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Could WikiLeaks Have Prevented 9/11? Former FBI Agent Says Yes | The Nation

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Could WikiLeaks Have Prevented 9/11? Former FBI Agent Says Yes

As WikiLeaks prepares to release 400,000 Iraq war documents, two former government security officials argue that WikiLeaks could have prevented 9/11, if the website had been around in 2001.

The two ought to know: Coleen Rowley, the Minneapolis FBI agent who tried to sound the alarm a month before 9/11, and Bogdan Dzakovic, a special agent for the FAA’s security division, who was a leader of the agency’s “Red Team” that was warning officials about vulnerabilities in airport security just before 9/11.

“Things might have been different if there had been a quick, confidential way to get information out,” the two write—and WikiLeaks could have provided exactly that, according to their op-ed in the LA Times on Friday.

The information they wanted to get out was about Zacarias Moussaoui, the French Moroccan attending flight school in Minnesota who was interested in learning how to fly a commercial jet, but was not interested in learning how to land one. Rowley was one of those trying to sound the alarm about him. And a foreign intelligence service had reported that Moussaoui had connections with a foreign terrorist group.

Less than a month before 9/11, an FBI supervisor sent a warning to officials in Washington.  He pleaded that he was “trying to keep someone from taking a plane and crashing into the World Trade Center.” 

It doesn’t get much more specific than that. But FBI officials in Washington refused to act, or make any public statement about Moussaoui.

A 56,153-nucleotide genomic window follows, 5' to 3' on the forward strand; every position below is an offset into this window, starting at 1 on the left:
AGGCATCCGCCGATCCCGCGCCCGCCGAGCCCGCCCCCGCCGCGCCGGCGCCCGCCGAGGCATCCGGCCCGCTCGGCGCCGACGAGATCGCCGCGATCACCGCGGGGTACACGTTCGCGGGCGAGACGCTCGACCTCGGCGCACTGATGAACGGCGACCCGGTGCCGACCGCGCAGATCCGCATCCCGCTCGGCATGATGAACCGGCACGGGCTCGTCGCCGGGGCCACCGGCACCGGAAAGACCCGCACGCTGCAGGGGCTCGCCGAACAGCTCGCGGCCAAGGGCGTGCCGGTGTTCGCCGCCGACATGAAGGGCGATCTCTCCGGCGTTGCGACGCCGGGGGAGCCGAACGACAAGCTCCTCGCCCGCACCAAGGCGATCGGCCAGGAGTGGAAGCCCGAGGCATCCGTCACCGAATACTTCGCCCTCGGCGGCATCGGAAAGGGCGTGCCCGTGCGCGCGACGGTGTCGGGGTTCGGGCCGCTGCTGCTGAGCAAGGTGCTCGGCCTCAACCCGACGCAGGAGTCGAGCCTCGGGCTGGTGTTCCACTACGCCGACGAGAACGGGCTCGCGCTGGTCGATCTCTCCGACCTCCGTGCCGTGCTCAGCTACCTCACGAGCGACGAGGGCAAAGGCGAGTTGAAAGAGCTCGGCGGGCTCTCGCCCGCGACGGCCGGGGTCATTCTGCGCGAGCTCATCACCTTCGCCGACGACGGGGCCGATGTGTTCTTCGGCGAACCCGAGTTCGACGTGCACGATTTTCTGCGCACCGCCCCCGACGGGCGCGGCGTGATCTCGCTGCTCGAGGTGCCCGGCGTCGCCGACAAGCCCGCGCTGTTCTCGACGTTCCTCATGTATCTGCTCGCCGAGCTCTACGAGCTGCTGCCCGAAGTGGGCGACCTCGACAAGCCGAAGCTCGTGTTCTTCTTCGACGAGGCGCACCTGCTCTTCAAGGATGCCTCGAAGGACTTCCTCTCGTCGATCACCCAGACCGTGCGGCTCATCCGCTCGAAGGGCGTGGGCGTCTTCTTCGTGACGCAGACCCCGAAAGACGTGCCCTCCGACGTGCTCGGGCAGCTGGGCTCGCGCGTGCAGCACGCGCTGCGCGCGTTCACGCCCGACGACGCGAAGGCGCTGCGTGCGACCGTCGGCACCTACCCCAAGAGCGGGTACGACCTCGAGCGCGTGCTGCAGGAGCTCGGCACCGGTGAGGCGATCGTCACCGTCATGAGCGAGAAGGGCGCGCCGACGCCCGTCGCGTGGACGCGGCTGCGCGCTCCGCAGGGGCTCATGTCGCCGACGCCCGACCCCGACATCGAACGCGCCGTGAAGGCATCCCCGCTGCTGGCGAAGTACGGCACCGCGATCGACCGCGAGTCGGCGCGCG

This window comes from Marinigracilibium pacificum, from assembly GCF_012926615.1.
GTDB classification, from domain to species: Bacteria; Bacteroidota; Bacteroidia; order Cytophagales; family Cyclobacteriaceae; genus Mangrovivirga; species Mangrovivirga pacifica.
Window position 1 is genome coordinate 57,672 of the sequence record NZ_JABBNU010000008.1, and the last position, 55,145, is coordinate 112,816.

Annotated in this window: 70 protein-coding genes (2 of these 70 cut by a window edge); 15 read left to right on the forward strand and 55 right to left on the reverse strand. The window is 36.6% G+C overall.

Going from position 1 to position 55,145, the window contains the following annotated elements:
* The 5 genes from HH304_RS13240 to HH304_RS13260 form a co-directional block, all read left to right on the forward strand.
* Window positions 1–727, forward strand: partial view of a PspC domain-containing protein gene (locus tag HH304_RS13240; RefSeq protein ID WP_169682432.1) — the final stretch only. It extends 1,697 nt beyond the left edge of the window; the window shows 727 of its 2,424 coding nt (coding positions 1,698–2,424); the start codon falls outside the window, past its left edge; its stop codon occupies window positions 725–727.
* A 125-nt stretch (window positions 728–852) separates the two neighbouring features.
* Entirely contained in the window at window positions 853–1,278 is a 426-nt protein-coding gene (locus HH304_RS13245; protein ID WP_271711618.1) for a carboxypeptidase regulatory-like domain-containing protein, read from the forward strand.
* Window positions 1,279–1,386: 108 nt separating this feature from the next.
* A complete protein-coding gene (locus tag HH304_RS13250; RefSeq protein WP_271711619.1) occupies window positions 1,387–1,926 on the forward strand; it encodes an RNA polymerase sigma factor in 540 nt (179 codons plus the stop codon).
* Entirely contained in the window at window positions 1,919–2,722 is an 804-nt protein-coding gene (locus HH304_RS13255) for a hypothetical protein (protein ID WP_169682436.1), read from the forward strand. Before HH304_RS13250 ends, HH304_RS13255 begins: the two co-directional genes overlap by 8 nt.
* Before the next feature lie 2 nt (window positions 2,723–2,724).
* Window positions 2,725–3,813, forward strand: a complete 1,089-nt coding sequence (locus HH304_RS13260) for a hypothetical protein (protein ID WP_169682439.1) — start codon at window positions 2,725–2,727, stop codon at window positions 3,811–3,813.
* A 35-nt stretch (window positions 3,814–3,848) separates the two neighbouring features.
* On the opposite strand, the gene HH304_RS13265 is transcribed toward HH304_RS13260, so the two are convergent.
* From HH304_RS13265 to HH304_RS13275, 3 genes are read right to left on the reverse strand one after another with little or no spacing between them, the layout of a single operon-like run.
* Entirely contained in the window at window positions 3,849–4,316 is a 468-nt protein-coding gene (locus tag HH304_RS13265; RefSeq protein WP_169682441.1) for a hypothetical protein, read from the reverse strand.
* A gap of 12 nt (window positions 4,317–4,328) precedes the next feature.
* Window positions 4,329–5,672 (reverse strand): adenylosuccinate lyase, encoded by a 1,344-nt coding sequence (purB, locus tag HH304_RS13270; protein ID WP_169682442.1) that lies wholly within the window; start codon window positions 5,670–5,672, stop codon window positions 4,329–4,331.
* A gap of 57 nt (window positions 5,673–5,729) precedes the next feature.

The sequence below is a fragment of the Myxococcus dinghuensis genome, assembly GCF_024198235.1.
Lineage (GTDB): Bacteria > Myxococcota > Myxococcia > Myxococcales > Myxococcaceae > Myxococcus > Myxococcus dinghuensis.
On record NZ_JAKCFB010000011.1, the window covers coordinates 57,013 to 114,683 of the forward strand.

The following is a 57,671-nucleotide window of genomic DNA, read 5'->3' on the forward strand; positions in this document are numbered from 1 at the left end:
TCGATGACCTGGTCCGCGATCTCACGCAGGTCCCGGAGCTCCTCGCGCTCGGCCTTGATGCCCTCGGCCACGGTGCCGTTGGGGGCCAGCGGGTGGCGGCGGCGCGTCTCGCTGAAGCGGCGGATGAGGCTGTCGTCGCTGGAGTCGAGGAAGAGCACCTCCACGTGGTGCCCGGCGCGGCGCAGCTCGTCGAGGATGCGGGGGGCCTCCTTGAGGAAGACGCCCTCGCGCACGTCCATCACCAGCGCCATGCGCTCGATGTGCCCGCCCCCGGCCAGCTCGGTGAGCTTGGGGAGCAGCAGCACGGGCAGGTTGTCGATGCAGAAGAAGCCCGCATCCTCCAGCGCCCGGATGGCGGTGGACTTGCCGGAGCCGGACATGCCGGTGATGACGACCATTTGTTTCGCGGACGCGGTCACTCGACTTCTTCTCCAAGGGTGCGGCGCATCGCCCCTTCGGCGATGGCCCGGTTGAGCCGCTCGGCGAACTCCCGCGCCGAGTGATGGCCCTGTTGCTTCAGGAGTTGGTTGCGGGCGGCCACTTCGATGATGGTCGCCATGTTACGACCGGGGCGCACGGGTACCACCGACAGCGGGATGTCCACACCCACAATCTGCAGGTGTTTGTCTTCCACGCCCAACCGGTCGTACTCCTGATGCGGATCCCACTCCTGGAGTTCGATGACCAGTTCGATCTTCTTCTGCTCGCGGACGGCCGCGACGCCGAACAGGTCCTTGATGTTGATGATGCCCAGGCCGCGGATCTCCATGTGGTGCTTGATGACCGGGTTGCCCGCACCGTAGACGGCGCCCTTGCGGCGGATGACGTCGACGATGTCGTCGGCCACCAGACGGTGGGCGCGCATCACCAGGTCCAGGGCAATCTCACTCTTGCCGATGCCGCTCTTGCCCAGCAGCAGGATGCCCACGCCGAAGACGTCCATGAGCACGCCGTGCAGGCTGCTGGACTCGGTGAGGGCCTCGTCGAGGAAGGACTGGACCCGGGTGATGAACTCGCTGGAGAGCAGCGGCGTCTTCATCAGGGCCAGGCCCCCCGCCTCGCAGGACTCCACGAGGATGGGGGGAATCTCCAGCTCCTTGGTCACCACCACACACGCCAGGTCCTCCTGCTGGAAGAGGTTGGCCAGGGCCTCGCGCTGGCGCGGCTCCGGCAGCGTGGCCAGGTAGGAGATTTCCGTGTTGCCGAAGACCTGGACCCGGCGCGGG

“WikiLeaks might have provided a pressure valve for those agents who were terribly worried about what might happen and frustrated by their superiors’ seeming indifference,” Rowley and Dzakovic argue. “Their bosses issued continual warnings against ‘talking to the media’ and frowned on whistle-blowing, yet the agents felt a strong need to protect the public.”

The 9/11 Commission concluded that the 9/11 hijackers probably would have postponed their action if information about Moussaoui’s secret arrest had become public. And if WikiLeaks had existed, it could have made the information public.

“Official channels for whistle-blower protections have long proved illusory,” Rowley and Dzakovic write. Worried and frustrated FBI agents could go to the media, “but that can’t be done fully anonymously, and it also puts reporters at risk of being sent to jail for refusing to reveal their sources.” 

Therefore, they conclude, “WikiLeaks provides a crucial safety valve”—one that could have prevented 9/11.

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